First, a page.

Montgomery County, Md., Minority Health Advocacy Groups Protest Proposed Health Program Spending Cuts
A group of minority community leaders in Montgomery County, Md., on Thursday gathered at the County Council to protest a proposed 10% budget cut to minority health programs, the Washington Post reports. According to the group, the proposal by the council's Health and Human Services Committee would affect 16,000 people who receive services for diseases such as high blood pressure, diabetes and HIV/AIDS. In addition, the proposal would affect a program that provides breast pumps to low-income women (Marimow, Washington Post, 5/8).
Council member Roger Berliner (D) recommended the 10% cut to fund an expansion to the county's STI/HIV Clinic and the Tuberculosis and Immunization programs, which are funded through the county's Health and Human Services budget. County Executive Isiah Leggett (D) has already proposed cutting the program budgets by 2%. The group leaders called the additional 10% cut "shocking," according to the Montgomery County Gazette.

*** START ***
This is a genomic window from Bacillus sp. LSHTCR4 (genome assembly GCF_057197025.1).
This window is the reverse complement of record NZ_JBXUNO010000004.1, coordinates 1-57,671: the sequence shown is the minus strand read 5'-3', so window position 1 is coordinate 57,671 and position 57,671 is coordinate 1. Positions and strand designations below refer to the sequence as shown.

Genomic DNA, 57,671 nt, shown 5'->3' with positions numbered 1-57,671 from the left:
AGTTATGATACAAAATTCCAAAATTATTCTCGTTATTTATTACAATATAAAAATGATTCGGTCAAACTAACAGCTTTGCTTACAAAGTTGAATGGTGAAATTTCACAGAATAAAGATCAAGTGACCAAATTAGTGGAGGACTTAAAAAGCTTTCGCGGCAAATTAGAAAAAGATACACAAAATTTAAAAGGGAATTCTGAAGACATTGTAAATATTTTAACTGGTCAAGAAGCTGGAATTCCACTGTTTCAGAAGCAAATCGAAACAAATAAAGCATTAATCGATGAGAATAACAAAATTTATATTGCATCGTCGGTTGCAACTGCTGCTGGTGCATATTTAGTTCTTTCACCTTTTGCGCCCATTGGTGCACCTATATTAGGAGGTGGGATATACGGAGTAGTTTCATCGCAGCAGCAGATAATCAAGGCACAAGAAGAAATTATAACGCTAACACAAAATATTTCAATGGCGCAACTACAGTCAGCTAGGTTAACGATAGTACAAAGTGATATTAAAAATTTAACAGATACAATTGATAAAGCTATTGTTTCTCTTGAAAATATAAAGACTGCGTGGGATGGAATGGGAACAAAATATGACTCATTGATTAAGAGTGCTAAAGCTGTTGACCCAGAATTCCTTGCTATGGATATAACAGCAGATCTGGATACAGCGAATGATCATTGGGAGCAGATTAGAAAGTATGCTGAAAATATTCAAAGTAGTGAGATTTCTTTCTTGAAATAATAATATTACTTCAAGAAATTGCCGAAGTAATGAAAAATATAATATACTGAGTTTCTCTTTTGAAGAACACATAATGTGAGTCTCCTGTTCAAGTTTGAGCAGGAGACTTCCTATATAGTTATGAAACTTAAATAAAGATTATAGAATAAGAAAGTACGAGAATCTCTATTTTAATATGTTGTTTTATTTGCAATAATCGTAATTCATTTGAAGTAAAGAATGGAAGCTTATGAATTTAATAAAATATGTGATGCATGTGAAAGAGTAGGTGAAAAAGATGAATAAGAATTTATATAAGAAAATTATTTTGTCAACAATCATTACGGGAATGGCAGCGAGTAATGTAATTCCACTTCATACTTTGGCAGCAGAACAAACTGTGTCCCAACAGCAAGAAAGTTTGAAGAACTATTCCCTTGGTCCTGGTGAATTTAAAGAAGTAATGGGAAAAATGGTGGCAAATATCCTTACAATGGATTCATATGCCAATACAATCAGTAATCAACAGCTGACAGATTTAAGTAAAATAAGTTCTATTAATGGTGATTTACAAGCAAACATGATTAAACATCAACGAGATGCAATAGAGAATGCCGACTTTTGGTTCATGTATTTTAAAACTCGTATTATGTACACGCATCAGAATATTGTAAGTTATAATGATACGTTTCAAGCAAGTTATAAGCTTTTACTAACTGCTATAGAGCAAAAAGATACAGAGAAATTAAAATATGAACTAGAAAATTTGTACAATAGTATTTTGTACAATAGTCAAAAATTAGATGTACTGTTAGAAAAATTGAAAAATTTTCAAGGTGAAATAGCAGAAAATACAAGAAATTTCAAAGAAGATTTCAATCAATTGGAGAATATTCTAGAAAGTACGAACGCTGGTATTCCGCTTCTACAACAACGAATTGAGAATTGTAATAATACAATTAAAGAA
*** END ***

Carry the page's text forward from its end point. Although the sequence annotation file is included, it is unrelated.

Diego Uriburu, a steering committee member of the Latino Health Initiative, said cutting the additional funding from initiatives that target black, Hispanic and Asian communities "shows a lack of understanding in what the (programs) actually do and what the communities go through." Uriburu and leaders from other groups submitted a 400-signature petition to the council opposing the additional cut. The council is scheduled to vote on the health and human services budget on Monday (Davis, Montgomery County Gazette, 5/7).